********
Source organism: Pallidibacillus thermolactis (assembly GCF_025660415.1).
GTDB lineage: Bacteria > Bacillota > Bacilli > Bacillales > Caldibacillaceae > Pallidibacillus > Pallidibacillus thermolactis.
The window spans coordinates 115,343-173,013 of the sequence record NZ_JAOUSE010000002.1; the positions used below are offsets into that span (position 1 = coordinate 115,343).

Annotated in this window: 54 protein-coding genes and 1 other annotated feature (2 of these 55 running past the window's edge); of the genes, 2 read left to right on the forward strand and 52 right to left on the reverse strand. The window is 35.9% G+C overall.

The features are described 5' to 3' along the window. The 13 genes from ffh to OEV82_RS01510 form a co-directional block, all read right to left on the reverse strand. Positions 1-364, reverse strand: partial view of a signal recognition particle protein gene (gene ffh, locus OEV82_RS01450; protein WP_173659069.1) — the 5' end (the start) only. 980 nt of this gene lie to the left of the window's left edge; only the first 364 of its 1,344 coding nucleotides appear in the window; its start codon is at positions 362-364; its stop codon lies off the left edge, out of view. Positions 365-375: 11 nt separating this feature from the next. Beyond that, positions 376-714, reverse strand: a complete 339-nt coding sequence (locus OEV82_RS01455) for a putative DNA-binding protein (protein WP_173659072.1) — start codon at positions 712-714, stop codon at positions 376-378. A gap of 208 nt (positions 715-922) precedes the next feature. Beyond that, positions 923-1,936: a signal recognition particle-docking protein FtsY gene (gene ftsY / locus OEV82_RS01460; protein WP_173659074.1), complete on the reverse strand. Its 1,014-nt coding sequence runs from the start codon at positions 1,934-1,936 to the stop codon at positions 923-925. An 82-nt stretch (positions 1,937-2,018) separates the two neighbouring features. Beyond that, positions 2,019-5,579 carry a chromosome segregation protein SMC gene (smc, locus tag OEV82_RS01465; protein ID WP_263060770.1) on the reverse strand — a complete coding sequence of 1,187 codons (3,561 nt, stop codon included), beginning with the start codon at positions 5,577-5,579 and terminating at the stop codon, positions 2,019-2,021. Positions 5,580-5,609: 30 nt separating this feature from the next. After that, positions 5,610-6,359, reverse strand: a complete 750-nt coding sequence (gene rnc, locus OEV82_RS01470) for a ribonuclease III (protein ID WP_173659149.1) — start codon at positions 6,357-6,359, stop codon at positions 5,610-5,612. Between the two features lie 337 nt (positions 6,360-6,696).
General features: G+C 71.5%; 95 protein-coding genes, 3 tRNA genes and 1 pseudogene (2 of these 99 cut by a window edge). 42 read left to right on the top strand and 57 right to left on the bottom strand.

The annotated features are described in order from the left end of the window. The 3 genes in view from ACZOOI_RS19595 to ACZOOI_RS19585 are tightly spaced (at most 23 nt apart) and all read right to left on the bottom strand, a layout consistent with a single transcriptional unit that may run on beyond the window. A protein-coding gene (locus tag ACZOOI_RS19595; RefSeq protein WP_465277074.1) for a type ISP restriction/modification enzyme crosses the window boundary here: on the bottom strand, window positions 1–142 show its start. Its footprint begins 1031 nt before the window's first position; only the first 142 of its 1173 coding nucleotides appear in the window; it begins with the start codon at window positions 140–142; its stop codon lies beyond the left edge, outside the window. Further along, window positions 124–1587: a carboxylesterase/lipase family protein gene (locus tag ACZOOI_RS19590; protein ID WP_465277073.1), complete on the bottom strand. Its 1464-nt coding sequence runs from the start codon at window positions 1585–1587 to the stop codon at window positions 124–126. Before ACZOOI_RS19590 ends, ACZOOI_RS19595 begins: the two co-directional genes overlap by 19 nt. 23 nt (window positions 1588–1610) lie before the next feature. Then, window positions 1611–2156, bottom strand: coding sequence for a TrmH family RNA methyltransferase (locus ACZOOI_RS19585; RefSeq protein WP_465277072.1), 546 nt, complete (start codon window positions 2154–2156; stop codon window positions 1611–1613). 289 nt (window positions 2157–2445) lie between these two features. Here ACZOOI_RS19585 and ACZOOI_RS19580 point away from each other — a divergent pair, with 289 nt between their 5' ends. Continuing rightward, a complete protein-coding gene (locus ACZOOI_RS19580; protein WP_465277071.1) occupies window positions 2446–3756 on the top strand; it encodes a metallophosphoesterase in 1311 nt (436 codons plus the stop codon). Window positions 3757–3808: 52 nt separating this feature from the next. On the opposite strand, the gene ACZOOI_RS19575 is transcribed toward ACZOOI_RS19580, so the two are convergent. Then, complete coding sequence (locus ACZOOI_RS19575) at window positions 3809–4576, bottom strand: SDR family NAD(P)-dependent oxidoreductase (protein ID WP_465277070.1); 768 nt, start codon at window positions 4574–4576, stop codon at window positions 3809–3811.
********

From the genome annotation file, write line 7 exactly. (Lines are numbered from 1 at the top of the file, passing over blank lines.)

The annotated features are described in order from the left end of the window. The 3 genes in view from ACZOOI_RS19595 to ACZOOI_RS19585 are tightly spaced (at most 23 nt apart) and all read right to left on the bottom strand, a layout consistent with a single transcriptional unit that may run on beyond the window. A protein-coding gene (locus tag ACZOOI_RS19595; RefSeq protein WP_465277074.1) for a type ISP restriction/modification enzyme crosses the window boundary here: on the bottom strand, window positions 1–142 show its start. Its footprint begins 1031 nt before the window's first position; only the first 142 of its 1173 coding nucleotides appear in the window; it begins with the start codon at window positions 140–142; its stop codon lies beyond the left edge, outside the window. Further along, window positions 124–1587: a carboxylesterase/lipase family protein gene (locus tag ACZOOI_RS19590; protein ID WP_465277073.1), complete on the bottom strand. Its 1464-nt coding sequence runs from the start codon at window positions 1585–1587 to the stop codon at window positions 124–126. Before ACZOOI_RS19590 ends, ACZOOI_RS19595 begins: the two co-directional genes overlap by 19 nt. 23 nt (window positions 1588–1610) lie before the next feature. Then, window positions 1611–2156, bottom strand: coding sequence for a TrmH family RNA methyltransferase (locus ACZOOI_RS19585; RefSeq protein WP_465277072.1), 546 nt, complete (start codon window positions 2154–2156; stop codon window positions 1611–1613). 289 nt (window positions 2157–2445) lie between these two features. Here ACZOOI_RS19585 and ACZOOI_RS19580 point away from each other — a divergent pair, with 289 nt between their 5' ends. Continuing rightward, a complete protein-coding gene (locus ACZOOI_RS19580; protein WP_465277071.1) occupies window positions 2446–3756 on the top strand; it encodes a metallophosphoesterase in 1311 nt (436 codons plus the stop codon). Window positions 3757–3808: 52 nt separating this feature from the next. On the opposite strand, the gene ACZOOI_RS19575 is transcribed toward ACZOOI_RS19580, so the two are convergent. Then, complete coding sequence (locus ACZOOI_RS19575) at window positions 3809–4576, bottom strand: SDR family NAD(P)-dependent oxidoreductase (protein ID WP_465277070.1); 768 nt, start codon at window positions 4574–4576, stop codon at window positions 3809–3811.